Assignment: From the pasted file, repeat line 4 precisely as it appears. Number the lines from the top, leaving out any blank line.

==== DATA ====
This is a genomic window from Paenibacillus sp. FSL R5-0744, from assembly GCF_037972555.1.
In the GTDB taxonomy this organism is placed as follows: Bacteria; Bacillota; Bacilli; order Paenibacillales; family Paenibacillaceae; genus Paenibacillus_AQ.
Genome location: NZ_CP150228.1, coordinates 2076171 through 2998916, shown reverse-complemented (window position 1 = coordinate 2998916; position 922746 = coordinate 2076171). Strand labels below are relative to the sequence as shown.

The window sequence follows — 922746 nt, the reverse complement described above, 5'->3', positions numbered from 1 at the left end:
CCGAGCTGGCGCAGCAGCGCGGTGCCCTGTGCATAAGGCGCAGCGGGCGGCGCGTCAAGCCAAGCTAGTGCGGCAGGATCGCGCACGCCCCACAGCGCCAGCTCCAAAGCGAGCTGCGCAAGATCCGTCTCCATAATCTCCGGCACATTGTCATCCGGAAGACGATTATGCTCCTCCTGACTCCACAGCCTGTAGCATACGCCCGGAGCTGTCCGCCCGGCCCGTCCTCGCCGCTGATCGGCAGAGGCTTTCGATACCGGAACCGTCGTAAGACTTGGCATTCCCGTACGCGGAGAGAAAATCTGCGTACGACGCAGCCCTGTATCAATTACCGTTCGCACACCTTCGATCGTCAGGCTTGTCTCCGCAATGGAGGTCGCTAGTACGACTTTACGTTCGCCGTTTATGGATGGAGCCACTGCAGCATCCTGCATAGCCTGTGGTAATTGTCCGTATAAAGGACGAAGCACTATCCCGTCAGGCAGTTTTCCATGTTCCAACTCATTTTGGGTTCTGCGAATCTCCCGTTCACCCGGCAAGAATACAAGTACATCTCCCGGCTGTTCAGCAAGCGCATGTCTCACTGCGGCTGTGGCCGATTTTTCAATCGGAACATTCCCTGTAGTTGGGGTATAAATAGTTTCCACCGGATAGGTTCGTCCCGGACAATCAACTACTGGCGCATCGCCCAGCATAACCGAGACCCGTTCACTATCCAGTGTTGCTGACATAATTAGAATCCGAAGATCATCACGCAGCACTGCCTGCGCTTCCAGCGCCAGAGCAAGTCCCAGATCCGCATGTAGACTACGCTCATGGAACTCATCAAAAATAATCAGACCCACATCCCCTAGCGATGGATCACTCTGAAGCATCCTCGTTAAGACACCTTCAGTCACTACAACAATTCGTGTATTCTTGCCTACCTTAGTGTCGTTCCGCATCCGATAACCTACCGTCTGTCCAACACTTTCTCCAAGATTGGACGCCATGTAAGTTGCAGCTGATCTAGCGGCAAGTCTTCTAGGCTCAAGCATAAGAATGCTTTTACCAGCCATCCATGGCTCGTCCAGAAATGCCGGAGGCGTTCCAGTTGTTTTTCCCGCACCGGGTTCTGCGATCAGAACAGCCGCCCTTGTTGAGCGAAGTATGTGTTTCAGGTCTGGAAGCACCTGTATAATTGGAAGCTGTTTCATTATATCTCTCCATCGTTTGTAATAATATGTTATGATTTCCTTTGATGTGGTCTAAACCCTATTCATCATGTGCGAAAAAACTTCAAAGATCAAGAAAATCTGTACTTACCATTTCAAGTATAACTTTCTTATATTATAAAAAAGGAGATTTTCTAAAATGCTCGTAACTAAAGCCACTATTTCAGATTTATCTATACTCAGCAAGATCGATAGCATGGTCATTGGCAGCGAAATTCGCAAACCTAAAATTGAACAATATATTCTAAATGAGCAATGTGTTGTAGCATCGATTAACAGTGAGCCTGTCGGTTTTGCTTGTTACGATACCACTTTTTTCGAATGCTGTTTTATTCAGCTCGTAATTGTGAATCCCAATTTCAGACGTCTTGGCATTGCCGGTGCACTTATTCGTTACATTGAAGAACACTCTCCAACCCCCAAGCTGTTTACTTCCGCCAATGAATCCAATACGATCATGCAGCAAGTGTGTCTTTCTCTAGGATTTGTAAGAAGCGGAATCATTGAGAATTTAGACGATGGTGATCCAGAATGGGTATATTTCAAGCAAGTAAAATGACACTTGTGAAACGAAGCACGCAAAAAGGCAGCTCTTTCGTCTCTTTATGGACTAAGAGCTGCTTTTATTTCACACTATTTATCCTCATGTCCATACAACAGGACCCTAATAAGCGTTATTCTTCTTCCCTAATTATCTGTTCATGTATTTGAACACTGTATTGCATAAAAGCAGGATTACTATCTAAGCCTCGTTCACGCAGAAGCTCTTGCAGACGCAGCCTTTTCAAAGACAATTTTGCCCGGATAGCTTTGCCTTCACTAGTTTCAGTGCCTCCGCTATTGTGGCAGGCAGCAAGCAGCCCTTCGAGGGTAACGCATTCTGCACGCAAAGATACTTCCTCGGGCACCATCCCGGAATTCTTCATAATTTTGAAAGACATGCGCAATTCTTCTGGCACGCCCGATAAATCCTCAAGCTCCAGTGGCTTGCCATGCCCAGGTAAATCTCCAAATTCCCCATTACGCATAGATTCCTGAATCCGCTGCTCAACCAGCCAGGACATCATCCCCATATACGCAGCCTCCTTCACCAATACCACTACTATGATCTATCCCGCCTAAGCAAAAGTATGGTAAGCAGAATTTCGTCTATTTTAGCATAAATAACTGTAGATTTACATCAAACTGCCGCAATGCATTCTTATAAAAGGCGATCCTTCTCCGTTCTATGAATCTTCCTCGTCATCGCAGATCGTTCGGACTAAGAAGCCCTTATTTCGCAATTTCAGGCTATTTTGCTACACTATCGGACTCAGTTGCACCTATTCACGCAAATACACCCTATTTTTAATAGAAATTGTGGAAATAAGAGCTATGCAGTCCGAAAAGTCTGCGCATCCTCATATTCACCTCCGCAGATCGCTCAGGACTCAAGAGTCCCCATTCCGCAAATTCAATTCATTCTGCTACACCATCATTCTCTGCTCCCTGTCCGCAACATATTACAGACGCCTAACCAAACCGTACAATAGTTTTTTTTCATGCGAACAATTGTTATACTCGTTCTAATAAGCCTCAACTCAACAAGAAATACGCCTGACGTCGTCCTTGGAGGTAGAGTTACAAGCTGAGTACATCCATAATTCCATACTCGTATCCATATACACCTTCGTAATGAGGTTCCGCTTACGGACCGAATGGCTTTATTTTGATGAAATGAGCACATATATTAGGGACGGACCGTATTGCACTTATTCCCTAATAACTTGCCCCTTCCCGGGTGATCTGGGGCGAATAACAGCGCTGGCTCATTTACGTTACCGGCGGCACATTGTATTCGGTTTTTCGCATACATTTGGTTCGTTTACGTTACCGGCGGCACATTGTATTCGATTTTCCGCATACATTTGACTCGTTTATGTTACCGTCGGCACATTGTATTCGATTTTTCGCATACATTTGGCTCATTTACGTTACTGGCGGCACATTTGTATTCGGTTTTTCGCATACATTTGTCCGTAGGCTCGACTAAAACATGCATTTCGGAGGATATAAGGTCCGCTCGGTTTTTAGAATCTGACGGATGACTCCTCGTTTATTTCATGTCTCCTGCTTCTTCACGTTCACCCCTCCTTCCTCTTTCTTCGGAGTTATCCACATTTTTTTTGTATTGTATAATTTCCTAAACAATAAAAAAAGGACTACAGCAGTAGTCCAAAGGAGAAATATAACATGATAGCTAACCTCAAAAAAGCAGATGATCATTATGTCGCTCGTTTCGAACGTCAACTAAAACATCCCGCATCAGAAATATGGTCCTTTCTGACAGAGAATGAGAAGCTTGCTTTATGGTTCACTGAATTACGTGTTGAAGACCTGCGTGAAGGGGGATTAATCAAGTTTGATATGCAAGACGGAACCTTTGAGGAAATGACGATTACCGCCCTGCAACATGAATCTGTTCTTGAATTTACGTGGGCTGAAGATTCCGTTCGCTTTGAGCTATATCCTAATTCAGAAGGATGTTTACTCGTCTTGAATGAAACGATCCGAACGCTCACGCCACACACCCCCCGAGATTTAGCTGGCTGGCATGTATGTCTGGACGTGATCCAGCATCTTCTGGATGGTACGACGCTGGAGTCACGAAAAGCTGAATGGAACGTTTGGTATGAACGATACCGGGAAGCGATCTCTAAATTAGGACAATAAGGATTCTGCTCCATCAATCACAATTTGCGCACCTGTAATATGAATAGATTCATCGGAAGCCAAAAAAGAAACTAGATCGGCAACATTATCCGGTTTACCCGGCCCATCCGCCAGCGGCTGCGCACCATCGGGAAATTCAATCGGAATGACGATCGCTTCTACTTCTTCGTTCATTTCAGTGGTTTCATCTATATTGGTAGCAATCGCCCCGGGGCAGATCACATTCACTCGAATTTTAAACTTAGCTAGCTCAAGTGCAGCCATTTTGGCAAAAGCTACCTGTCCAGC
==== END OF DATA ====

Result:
The window sequence follows — 922746 nt, the reverse complement described above, 5'->3', positions numbered from 1 at the left end: